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Volume 6 Number 25:  18 June 2003

Temperature Record of the Week
This issue's Temperature Record of the week is from Malad City, Idaho. Visit our U.S. Climate Data section to plot and view these data for yourself.

Tropical Forest "Weirdness" in Costa Rica: The authors of a controversial study of less than 2% of the tree species in a single patch of wooded land in Costa Rica suggest that the growth response of earth's tropical forests to rising temperature is such that it produces a large positive feedback (release of CO2 to the atmosphere) that "in future years would accelerate global warming."  Do you believe them?

Subject Index Summaries
Decadal-Scale Climate Oscillations (Arctic): An understanding of these natural phenomena is essential to our ability to detect signs of possible anthropogenic CO2-induced global warming in earth's polar regions.

FACE Experiments (Trees -- Aspen): There have now been sufficient FACE studies of aspen trees conducted to get a good feel for how they will likely respond to simultaneous increases in atmospheric concentrations of CO2 (which produces positive effects) and ozone (which produces negative effects) in the years ahead.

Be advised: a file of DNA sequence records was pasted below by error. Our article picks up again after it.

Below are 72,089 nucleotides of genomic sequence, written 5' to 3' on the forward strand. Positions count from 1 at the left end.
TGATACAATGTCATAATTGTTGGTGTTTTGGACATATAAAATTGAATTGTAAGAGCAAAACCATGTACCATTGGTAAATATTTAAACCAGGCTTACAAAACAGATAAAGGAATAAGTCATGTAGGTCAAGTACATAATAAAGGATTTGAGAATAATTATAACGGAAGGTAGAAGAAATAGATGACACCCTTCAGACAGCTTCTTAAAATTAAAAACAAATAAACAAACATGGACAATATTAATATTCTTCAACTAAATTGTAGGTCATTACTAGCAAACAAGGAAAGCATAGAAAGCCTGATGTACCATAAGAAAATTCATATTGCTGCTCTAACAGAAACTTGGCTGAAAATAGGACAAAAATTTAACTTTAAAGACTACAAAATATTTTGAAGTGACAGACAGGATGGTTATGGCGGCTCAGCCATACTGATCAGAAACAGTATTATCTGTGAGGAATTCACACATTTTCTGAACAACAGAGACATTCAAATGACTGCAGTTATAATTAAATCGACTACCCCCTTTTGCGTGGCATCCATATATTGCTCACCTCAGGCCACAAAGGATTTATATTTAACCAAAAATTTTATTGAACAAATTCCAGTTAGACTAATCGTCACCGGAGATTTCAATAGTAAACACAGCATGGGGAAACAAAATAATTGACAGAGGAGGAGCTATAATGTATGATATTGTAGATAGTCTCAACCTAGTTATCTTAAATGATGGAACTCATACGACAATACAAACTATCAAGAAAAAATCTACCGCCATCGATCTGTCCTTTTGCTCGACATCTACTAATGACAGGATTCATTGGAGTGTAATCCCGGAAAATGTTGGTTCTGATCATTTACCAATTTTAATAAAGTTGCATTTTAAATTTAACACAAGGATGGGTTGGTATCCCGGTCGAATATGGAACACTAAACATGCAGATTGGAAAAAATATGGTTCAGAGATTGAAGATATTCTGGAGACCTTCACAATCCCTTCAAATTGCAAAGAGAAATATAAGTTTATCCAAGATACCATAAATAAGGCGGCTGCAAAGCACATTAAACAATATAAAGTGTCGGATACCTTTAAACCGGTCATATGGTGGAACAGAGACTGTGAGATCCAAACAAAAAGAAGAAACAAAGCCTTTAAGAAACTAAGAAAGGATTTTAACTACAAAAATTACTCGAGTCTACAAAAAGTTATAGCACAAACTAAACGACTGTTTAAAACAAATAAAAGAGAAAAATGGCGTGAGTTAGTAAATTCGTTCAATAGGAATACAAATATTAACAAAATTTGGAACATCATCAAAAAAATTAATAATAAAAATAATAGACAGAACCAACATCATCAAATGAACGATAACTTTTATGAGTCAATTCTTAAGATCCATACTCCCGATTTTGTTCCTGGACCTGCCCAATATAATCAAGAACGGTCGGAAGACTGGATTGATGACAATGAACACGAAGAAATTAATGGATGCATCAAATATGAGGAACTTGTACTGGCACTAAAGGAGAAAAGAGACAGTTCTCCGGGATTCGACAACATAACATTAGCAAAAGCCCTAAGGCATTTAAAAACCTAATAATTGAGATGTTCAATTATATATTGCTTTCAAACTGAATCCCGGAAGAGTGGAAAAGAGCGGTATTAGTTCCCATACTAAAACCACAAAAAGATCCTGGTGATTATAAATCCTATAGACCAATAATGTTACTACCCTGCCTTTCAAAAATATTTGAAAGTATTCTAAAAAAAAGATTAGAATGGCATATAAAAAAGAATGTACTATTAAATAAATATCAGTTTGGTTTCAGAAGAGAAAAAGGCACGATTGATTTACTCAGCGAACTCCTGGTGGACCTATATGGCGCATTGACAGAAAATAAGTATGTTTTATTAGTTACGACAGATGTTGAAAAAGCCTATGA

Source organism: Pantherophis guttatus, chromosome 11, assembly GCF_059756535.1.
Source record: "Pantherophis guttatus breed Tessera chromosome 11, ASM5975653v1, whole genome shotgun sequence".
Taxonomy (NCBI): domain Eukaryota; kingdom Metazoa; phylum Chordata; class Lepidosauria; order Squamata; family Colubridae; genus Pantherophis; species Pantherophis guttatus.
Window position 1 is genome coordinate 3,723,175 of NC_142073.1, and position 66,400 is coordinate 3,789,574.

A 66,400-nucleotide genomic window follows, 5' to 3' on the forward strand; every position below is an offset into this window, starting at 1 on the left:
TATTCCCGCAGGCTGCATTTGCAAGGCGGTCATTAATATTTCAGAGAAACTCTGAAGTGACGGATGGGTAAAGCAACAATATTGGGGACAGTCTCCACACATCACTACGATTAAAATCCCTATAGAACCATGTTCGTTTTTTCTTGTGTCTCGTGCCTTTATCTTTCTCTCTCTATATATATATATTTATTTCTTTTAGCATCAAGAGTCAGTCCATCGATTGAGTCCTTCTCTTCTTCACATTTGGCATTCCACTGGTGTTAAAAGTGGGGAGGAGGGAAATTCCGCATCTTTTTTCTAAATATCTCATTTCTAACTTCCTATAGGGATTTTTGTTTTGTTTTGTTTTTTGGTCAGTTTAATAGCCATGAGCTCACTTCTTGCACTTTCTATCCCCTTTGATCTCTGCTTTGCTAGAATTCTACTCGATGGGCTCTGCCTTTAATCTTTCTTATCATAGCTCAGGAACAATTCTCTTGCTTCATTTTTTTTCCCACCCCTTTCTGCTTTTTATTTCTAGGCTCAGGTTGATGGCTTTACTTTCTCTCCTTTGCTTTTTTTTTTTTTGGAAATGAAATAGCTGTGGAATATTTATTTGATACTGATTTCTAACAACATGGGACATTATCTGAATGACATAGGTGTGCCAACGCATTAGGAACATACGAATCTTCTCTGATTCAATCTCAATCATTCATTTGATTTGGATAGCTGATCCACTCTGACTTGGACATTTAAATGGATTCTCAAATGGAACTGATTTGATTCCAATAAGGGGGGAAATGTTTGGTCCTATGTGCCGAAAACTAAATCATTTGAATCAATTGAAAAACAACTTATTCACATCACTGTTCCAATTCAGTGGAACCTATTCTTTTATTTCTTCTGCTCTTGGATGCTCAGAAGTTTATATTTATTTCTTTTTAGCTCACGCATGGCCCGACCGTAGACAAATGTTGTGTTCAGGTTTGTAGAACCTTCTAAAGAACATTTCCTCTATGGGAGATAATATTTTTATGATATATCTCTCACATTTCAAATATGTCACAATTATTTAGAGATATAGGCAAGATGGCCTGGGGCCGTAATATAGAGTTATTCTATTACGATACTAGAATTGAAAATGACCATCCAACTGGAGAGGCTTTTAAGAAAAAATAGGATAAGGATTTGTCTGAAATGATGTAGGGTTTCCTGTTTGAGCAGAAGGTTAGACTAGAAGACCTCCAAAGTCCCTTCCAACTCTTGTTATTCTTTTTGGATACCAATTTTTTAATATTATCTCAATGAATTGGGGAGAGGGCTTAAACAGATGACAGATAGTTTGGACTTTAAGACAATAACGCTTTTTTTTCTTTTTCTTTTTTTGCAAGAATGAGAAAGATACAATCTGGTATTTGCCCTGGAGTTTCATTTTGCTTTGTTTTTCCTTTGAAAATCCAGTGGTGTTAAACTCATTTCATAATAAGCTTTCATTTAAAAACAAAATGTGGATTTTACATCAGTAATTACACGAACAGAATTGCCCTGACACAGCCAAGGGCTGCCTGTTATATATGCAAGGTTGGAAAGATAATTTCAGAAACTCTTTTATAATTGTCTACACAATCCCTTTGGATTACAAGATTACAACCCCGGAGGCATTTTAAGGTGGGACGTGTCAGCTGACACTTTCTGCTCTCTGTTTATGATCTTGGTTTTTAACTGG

Journal Reviews
Extreme Precipitation Trends of North America: Climate models suggest that increasing greenhouse gas concentrations will result in an increase of heavy precipitation as a consequence of greenhouse gas-induced global warming.  Do North American data of the last century confirm or refute this prediction?

Super-Cyclone Frequency and Intensity "Down Under": Will bigger and stronger tropical cyclones vex Australia if post-Little Ice Age warming continues for a few more years?

Effects of Elevated CO2 on the Growth and Physiology of Peach Seedlings: It is a well known fact that most woody plants respond in a very positive manner to atmospheric CO2 enrichment.  Will peach trees hold true to form?  A study conducted by an Italian scientist at the University of Edinburgh provides some answers.

Elevated CO2 Influences C3/C4 Plant Growth Interactions: How do C3 and C4 plants respond to atmospheric CO2 enrichment when they are grown together in mixtures?  Do they help or hurt each other?  A FACE study of cotton and sorghum attempts to provide some answers.

At Long Last A Plant That May Possibly Be Harmed by Elevated CO2: Once in a blue moon, there is an experiment that appears to indicate that a plant may be hurt, instead of helped, by atmospheric CO2 enrichment; and the authors of this paper suggest that the pseudoviviparous alpine meadow grass they studied is one of those plants.